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Tips to Avoid Heart Disease from Long Island Certified Nutritionist: Reduce Risk of Heart Attack and Stroke with Diet Plan

Senior Couple Eating Meal Together In Kitchen


According to the CDC, “Heart disease is the leading cause of death for men, women, and people of most racial and ethnic groups in the United States.” Oftentimes, people don’t even realize they are at risk for or already have cardiovascular problems. 

Though heart disease is common, it can often be prevented. By working with a registered dietitian nutritionist to individualize your food plan, you can reduce your risk of heart attack and stroke. 

The mistake made in the past was to consider one dietary component as the enemy and the only thing we had to change. As an RDN, I evaluate each person’s diet as a whole. If specific foods need to be reduced, it is important to choose a heart healthy replacement. 

There is no indication that any single food is poison in terms of cardiovascular risk.  It is a matter of quantity and frequency of consumption.  

A modest but adequate intake of foods of animal origin is recommended.  Within this category it is important to differentiate between processed meat (i.e., salami, hot dogs, bologna (any food in a casing) and red meat.  Though both processed meats and red meats are associated with increased risk of cardiovascular disease, the risk from processed meats is greater. There is a neutral risk of developing heart disease from moderate quantities of poultry. The healthiest source of animal protein is dairy products and fish.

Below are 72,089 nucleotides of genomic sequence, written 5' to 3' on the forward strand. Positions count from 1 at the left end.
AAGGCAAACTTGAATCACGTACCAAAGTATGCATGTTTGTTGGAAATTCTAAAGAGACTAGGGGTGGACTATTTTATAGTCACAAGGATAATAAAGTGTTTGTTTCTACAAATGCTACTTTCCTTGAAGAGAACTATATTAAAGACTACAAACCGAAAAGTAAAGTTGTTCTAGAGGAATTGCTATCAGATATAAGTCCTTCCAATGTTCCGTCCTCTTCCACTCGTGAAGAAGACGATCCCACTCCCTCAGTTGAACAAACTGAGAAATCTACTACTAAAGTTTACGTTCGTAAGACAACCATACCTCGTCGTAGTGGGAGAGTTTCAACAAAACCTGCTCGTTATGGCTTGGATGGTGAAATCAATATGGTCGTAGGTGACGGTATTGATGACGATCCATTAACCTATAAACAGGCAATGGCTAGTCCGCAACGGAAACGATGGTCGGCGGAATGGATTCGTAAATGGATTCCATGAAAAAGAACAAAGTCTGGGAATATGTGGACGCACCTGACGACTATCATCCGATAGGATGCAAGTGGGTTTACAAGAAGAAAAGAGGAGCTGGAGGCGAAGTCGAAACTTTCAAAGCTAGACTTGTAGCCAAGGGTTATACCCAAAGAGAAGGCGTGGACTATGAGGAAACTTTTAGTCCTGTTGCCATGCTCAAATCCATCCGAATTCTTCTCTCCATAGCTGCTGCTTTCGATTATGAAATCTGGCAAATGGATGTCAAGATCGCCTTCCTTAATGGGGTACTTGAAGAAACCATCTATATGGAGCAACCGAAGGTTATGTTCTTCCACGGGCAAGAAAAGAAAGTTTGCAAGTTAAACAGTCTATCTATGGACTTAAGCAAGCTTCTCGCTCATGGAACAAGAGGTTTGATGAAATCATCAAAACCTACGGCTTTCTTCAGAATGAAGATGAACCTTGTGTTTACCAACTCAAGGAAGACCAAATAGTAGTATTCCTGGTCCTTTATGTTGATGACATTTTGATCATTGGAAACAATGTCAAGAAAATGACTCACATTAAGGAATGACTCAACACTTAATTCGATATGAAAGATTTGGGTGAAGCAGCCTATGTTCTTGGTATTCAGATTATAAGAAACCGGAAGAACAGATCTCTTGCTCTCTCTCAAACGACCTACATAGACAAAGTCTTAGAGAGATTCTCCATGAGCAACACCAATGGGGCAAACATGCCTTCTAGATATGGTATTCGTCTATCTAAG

Heart health also can be improved by limiting the intake of saturated fats (e.g., margarine, butter, tropical fats) and replacing it with olive oil or similar healthy fats.  

Plant-based foods such as whole grains, fruits, vegetables, legumes, and nuts are the heart heathy replacements. These wholesome, good-quality, high fiber carbohydrates are recommended since they are associated with reduced risk.  

Food choices are the most important factor effecting health and well-being. They account for almost 50% of all cardiovascular deaths. The evidence shows that diets with higher intake of plant-based foods are associated with a markedly lower cardiovascular risk in comparison with diets predominate in animal protein. 

Diet is not just an important factor in reducing the risk of cardiovascular disease, it is the one that we can readily improve in our every-day life.

Suggested articles for further information:

Ricardi, Gabrielle et. al., “Dietary recommendations for prevention of atherosclerosis.” European Society of Cardiology. 18 May, 2021.